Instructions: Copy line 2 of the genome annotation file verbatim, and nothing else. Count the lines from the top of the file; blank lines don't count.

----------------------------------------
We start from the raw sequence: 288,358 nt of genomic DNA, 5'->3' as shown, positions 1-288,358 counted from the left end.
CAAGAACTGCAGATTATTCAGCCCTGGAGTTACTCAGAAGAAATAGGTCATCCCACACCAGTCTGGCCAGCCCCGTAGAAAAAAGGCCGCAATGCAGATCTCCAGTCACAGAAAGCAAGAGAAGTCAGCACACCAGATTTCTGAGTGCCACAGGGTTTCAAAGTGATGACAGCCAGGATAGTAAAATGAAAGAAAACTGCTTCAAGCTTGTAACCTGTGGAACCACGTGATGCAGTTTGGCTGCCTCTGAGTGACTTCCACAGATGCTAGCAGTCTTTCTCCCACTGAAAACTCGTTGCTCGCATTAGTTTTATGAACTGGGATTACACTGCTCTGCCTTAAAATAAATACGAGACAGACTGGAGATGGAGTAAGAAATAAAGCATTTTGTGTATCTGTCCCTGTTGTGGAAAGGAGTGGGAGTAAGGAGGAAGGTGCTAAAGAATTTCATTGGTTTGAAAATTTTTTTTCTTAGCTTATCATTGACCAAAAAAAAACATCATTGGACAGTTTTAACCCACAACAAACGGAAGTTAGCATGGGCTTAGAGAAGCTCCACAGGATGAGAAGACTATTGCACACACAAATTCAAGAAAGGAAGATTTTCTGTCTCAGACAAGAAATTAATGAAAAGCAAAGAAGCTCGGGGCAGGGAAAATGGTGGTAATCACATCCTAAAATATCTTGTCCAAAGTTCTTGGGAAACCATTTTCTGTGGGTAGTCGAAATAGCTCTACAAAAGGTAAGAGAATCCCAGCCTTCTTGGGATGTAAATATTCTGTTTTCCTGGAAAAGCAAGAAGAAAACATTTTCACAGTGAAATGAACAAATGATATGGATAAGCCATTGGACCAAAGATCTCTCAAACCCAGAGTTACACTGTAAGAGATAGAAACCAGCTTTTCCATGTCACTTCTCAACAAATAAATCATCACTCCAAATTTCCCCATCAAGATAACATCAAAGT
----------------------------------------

CAAGAACTGCAGATTATTCAGCCCTGGAGTTACTCAGAAGAAATAGGTCATCCCACACCAGTCTGGCCAGCCCCGTAGAAAAAAGGCCGCAATGCAGATCTCCAGTCACAGAAAGCAAGAGAAGTCAGCACACCAGATTTCTGAGTGCCACAGGGTTTCAAAGTGATGACAGCCAGGATAGTAAAATGAAAGAAAACTGCTTCAAGCTTGTAACCTGTGGAACCACGTGATGCAGTTTGGCTGCCTCTGAGTGACTTCCACAGATGCTAGCAGTCTTTCTCCCACTGAAAACTCGTTGCTCGCATTAGTTTTATGAACTGGGATTACACTGCTCTGCCTTAAAATAAATACGAGACAGACTGGAGATGGAGTAAGAAATAAAGCATTTTGTGTATCTGTCCCTGTTGTGGAAAGGAGTGGGAGTAAGGAGGAAGGTGCTAAAGAATTTCATTGGTTTGAAAATTTTTTTTCTTAGCTTATCATTGACCAAAAAAAAACATCATTGGACAGTTTTAACCCACAACAAACGGAAGTTAGCATGGGCTTAGAGAAGCTCCACAGGATGAGAAGACTATTGCACACACAAATTCAAGAAAGGAAGATTTTCTGTCTCAGACAAGAAATTAATGAAAAGCAAAGAAGCTCGGGGCAGGGAAAATGGTGGTAATCACATCCTAAAATATCTTGTCCAAAGTTCTTGGGAAACCATTTTCTGTGGGTAGTCGAAATAGCTCTACAAAAGGTAAGAGAATCCCAGCCTTCTTGGGATGTAAATATTCTGTTTTCCTGGAAAAGCAAGAAGAAAACATTTTCACAGTGAAATGAACAAATGATATGGATAAGCCATTGGACCAAAGATCTCTCAAACCCAGAGTTACACTGTAAGAGATAGAAACCAGCTTTTCCATGTCACTTCTCAACAAATAAATCATCACTCCAAATTTCCCCATCAAGATAACATCAAAGT